Elvis Presley in Hawai‘i

Elvis Presley filmed Blue Hawaii in the Hawaiian Islands in 1961 and it became his most successful movie. In the film, Elvis played Chad Gates, who avoids working in his family’s pineapple business by working for a travel agency.

Elvis sang the Hawaiian Wedding Song in the famous wedding scene atop a canoe in the lagoon at Kaua‘i’s Coco Palms Hotel. Other notable Elvis songs in the movie include Can’t Help Falling in Love and Aloha ‘Oe, which was written by Queen Lili‘uokalani in 1878.

In 1964, Elvis Presley filmed Paradise Hawaiian Style on Kaua‘i, portraying ex-airline pilot Rick Richards who ran a helicopter sightseeing business and found romance at different Island locations. Elvis performed his Aloha From Hawaii concert on O‘ahu in 1973. The show was broadcast live via satellite to an estimated 1.5 billion people.

[Photograph: Elvis outrigger canoe wedding scene; Elvis on Kaua‘i]

Eddie Would Go

Eddie Aikau became Waimea Bay’s first lifeguard in 1968, and went on to save the lives of many people who otherwise might have drowned in the rough ocean waters around the Hawaiian Islands. In 1971, Eddie was voted Lifeguard of the Year, and he later appeared in surf movies. Eddie was a talented musician who wrote songs and was proficient at slack-key guitar.

In 1978, Eddie Aikau was chosen to be one of the 16-member crew invited to sail to Tahiti on the Hōkūle‘a, a 62-foot (18.9-m) double-hulled Polynesian voyaging canoe that was built to reenact the ancient voyages of the Polynesians who first settled the Hawaiian Islands.

On the night of March 16, 1978 the Hōkūle‘a capsized in large swells and gale-force winds about 12 miles (19 km) off the island of Lāna‘i in the Kaiwi Channel, forcing the 15 crew members to cling to the voyaging canoe’s overturned hull.

In keeping with tradition, the Hōkūle‘a had no modern navigation equipment or communication equipment on board. Eddie Aikau disappeared after he volunteered to paddle his twelve-foot tandem surfboard to Lāna‘i for help. He was never seen again.

In 1987, an annual surf contest was initiated in honor of Eddie Aikau. Known as “The Eddie,” the contest matches the world’s best big wave surfers against each other in the biggest of waves. The Eddie is only held if the waves reach heights considered worthy of the Aikau name, at least 40 foot faces. The first contest was won by Clyde Aikau, the brother of Eddie Aikau.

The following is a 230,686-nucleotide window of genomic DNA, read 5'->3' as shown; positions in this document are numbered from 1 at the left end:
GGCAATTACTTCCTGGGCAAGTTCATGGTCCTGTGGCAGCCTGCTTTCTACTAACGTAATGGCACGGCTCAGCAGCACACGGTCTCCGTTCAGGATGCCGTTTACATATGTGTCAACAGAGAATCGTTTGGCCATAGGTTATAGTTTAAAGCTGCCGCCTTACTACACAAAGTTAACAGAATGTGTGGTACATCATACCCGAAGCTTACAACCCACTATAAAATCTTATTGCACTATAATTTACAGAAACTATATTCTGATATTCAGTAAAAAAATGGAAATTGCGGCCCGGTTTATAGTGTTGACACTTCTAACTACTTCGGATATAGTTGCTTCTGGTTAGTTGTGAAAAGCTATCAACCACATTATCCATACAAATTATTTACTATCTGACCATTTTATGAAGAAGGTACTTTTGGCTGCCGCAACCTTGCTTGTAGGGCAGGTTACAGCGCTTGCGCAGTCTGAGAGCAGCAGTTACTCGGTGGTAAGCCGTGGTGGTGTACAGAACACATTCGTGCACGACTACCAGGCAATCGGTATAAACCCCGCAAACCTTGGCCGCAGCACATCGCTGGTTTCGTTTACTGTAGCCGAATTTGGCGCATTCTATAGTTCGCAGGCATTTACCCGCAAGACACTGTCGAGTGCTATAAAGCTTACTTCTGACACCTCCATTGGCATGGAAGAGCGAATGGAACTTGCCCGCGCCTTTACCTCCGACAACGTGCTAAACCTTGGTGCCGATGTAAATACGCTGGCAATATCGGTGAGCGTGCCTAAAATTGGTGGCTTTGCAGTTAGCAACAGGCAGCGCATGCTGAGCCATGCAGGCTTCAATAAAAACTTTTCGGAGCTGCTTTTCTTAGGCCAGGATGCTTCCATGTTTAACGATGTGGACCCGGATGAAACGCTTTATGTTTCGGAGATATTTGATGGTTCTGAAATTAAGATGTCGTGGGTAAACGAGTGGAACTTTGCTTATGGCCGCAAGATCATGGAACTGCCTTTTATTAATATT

Eddie Aikau was known for his humility, and for never seeking thanks or praise for his many heroic deeds. Today the saying “Eddie Would Go” recalls the selflessness and bravery of Eddie Aikau.

[Photograph: Eddie Aikau]

Kīlauea Volcano

Kīlauea Volcano on Hawai‘i Island has been erupting almost continuously since 1983, covering more than 38 square miles (98 square kilometers) of the island with lava. The flows also pour lava into the ocean along the southeastern coast of the island, building up more land and increasing the island’s size.

In 1984, Kīlauea Volcano erupted fiery fountains of lava to more than 1,500 feet (457 m) high. By 1991 more than 180 homes were buried or burned by the lava flows.

Thousands of people visit Hawai‘i Island just to see Kīlauea Volcano pour molten earth down the mountainside and into the sea. Streams of lava cascade up to 45 feet (14 m) off the seacliffs. The lava hisses and crackles as it plunges into the ocean and sends up hot clouds of steam.

[Photograph: Lava destroying homes; lava flowing into sea.]

The Legend of Pele

Pele is the legendary goddess of fire and volcanoes. She is known as a creator of mountains and islands, including the Hawaiian Islands. Pele is also a destroyer and a burner of lands.